Posted by: njbrown | November 19, 2011

Pumpkin Crème Brûlée For the Holidays

Pumpkin Crème Brûlée

A week or so ago, I came across a recipe for pumpkin crème brûlée that I thought sounded very good.  There was a YouTube video showing a chef making it, so how could it go wrong, I thought.  Unfortunately, when I made it, it had a grainy texture – perhaps due to the fact that brown sugar had been used, and the cream had not been heated.  This led to a number of other attempts using a variety of crème brûlée recipes as points of departure, and adding various amounts of pumpkin purée.  Time after time, the crèmes were too thin although I’ve made them before with no problem.  I finally decided to raise the oven temperature by 25 degrees, and the sixth attempt was successful.  The pumpkin flavor is subtle, but very nice.  If you like more spice flavor, you are free, of course, to change the amounts of the spices, or to substitute your favorites for the ones in the recipe.  For Thanksgiving or Christmas, this is a sophisticated alternative to pumpkin pie.

Pumpkin Crème Brûlée

(Serves 6)


  • 4 egg yolks
  • 1/3 cup granulated sugar
  • 2 cups heavy cream (35%)
  • 1/3 cup pumpkin puree
  • Scant ¼ teaspoon cloves
  • Scant ¼ teaspoon allspice
  • Pinch of cinnamon
  • Pinch of nutmeg
  • Pinch of salt


  • Preheat oven to 350 degrees.  (Depending on the shape and size of your ramekin, a baking temperature of 325 degrees may work for you.) Heat a kettle of water to boiling for making a water bath.
  • Heat heavy cream to 140 degrees*.  Strain and set aside.
  • Mix sugar and egg yolks together very gently with a whisk.  Mixing too much will create air bubbles that you do not want!
  • Gently stir ¼ of heavy cream into egg/sugar mixture, then stir in the rest of the cream.  Again, gently stir in the pumpkin puree.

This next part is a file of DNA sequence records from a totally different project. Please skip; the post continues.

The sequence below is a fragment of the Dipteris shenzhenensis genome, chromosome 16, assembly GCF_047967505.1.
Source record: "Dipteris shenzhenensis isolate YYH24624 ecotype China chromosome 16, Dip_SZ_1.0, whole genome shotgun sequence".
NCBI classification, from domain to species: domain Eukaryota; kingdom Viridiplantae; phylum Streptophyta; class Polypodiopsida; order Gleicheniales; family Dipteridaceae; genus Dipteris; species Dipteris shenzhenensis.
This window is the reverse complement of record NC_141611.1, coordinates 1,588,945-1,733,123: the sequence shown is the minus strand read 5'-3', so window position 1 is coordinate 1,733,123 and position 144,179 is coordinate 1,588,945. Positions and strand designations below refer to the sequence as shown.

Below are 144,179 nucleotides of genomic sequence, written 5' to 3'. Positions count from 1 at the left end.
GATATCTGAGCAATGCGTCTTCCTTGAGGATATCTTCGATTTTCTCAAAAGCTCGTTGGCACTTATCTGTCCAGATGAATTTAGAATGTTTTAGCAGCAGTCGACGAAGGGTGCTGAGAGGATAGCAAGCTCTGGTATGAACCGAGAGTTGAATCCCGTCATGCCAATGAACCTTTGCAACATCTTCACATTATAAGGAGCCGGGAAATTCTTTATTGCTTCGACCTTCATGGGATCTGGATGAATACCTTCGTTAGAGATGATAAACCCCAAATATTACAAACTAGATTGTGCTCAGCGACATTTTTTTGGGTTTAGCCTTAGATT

• Add spices and salt and mix gently.  Using a large spoon or corner of a paper towel, remove any air bubbles.
  • Pour into small ramekins to within ½ inch of top.  If any bubbles have appeared, remove them as above.
  • Having put a paper towel, cloth kitchen towel or silicon sheet on the bottom of a roasting pan, put in 5 of the ramekins.  Add hot water to half-way up sides of ramekins.  Add 6th ramekin.
  • Bake 30-35 minutes.  When done, the crème will jiggle in the center of each ramekin, but it will firm as it cools.  Remove using kitchen tongs, and place on rack to cool.
  • Once cooled , chill in refrigerator at least 2 hours.
  • When ready to serve, put about 1 tablespoon granulated sugar on surface of each crème, pouring off the excess.  If any sugar is clinging to the sides, clean off with a damp cloth.  Use a propane torch to caramelize the sugar.

The video below from the French Culinary Institute takes you through the entire process:

* I have found my digital temperature reader to be invaluable –  whether for checking how close water is to boiling, to tempering chocolate, or to bringing cream to 140 degrees.  Mine was bought in a large hardware store on sale for $30.00.  The list price is $99.00.

Digital Temperature Reader



  1. Wow! A dinner guest in your home would be so lucky! I’m surprised to see white sugar worked better as I would have expected brown sugar in the brûlée topping. I think it was quite clever using a hardware store temperature too. What’s next? A hammer? ;).

    Glad to see you finally perfected it!


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